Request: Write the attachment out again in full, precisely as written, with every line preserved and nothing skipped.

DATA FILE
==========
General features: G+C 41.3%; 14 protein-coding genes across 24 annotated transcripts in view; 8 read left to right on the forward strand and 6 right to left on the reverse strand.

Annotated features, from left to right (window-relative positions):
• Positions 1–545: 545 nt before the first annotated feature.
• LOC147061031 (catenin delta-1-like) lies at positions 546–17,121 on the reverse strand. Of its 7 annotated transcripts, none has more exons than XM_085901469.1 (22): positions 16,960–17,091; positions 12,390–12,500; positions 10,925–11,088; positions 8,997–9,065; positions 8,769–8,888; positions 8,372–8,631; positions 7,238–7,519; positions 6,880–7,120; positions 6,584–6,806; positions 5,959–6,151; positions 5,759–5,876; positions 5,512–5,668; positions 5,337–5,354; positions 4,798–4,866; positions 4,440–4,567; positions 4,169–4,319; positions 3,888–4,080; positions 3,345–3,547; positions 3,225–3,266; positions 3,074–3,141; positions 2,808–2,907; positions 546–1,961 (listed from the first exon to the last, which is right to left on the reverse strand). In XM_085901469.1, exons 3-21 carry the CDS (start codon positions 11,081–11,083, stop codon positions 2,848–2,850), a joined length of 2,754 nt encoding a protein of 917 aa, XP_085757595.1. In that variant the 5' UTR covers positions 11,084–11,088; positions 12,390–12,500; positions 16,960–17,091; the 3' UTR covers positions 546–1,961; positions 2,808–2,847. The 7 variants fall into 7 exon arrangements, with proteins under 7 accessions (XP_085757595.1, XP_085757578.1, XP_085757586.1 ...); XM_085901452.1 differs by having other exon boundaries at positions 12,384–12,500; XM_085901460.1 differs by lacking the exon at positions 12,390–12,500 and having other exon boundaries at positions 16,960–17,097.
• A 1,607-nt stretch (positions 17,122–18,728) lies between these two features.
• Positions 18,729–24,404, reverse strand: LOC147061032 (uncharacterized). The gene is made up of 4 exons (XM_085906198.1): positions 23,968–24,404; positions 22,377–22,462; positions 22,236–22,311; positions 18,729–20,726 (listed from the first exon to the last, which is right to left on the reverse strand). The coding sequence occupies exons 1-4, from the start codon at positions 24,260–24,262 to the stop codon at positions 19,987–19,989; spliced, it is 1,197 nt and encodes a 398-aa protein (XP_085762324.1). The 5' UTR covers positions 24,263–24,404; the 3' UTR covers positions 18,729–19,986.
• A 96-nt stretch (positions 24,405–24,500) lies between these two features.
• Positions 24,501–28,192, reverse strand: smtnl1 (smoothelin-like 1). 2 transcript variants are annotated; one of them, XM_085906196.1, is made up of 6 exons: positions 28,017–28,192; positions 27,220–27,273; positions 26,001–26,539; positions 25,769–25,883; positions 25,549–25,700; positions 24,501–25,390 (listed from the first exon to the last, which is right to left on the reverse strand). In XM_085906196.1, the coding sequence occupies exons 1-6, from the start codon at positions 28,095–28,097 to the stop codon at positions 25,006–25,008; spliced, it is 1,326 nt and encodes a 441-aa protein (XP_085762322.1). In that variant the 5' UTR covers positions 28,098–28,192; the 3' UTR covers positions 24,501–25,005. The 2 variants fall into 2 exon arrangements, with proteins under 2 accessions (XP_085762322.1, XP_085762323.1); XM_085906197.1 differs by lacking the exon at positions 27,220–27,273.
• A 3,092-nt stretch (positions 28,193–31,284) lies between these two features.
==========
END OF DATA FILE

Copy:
General features: G+C 41.3%; 14 protein-coding genes across 24 annotated transcripts in view; 8 read left to right on the forward strand and 6 right to left on the reverse strand.

Annotated features, from left to right (window-relative positions):
• Positions 1–545: 545 nt before the first annotated feature.
• LOC147061031 (catenin delta-1-like) lies at positions 546–17,121 on the reverse strand. Of its 7 annotated transcripts, none has more exons than XM_085901469.1 (22): positions 16,960–17,091; positions 12,390–12,500; positions 10,925–11,088; positions 8,997–9,065; positions 8,769–8,888; positions 8,372–8,631; positions 7,238–7,519; positions 6,880–7,120; positions 6,584–6,806; positions 5,959–6,151; positions 5,759–5,876; positions 5,512–5,668; positions 5,337–5,354; positions 4,798–4,866; positions 4,440–4,567; positions 4,169–4,319; positions 3,888–4,080; positions 3,345–3,547; positions 3,225–3,266; positions 3,074–3,141; positions 2,808–2,907; positions 546–1,961 (listed from the first exon to the last, which is right to left on the reverse strand). In XM_085901469.1, exons 3-21 carry the CDS (start codon positions 11,081–11,083, stop codon positions 2,848–2,850), a joined length of 2,754 nt encoding a protein of 917 aa, XP_085757595.1. In that variant the 5' UTR covers positions 11,084–11,088; positions 12,390–12,500; positions 16,960–17,091; the 3' UTR covers positions 546–1,961; positions 2,808–2,847. The 7 variants fall into 7 exon arrangements, with proteins under 7 accessions (XP_085757595.1, XP_085757578.1, XP_085757586.1 ...); XM_085901452.1 differs by having other exon boundaries at positions 12,384–12,500; XM_085901460.1 differs by lacking the exon at positions 12,390–12,500 and having other exon boundaries at positions 16,960–17,097.
• A 1,607-nt stretch (positions 17,122–18,728) lies between these two features.
• Positions 18,729–24,404, reverse strand: LOC147061032 (uncharacterized). The gene is made up of 4 exons (XM_085906198.1): positions 23,968–24,404; positions 22,377–22,462; positions 22,236–22,311; positions 18,729–20,726 (listed from the first exon to the last, which is right to left on the reverse strand). The coding sequence occupies exons 1-4, from the start codon at positions 24,260–24,262 to the stop codon at positions 19,987–19,989; spliced, it is 1,197 nt and encodes a 398-aa protein (XP_085762324.1). The 5' UTR covers positions 24,263–24,404; the 3' UTR covers positions 18,729–19,986.
• A 96-nt stretch (positions 24,405–24,500) lies between these two features.
• Positions 24,501–28,192, reverse strand: smtnl1 (smoothelin-like 1). 2 transcript variants are annotated; one of them, XM_085906196.1, is made up of 6 exons: positions 28,017–28,192; positions 27,220–27,273; positions 26,001–26,539; positions 25,769–25,883; positions 25,549–25,700; positions 24,501–25,390 (listed from the first exon to the last, which is right to left on the reverse strand). In XM_085906196.1, the coding sequence occupies exons 1-6, from the start codon at positions 28,095–28,097 to the stop codon at positions 25,006–25,008; spliced, it is 1,326 nt and encodes a 441-aa protein (XP_085762322.1). In that variant the 5' UTR covers positions 28,098–28,192; the 3' UTR covers positions 24,501–25,005. The 2 variants fall into 2 exon arrangements, with proteins under 2 accessions (XP_085762322.1, XP_085762323.1); XM_085906197.1 differs by lacking the exon at positions 27,220–27,273.
• A 3,092-nt stretch (positions 28,193–31,284) lies between these two features.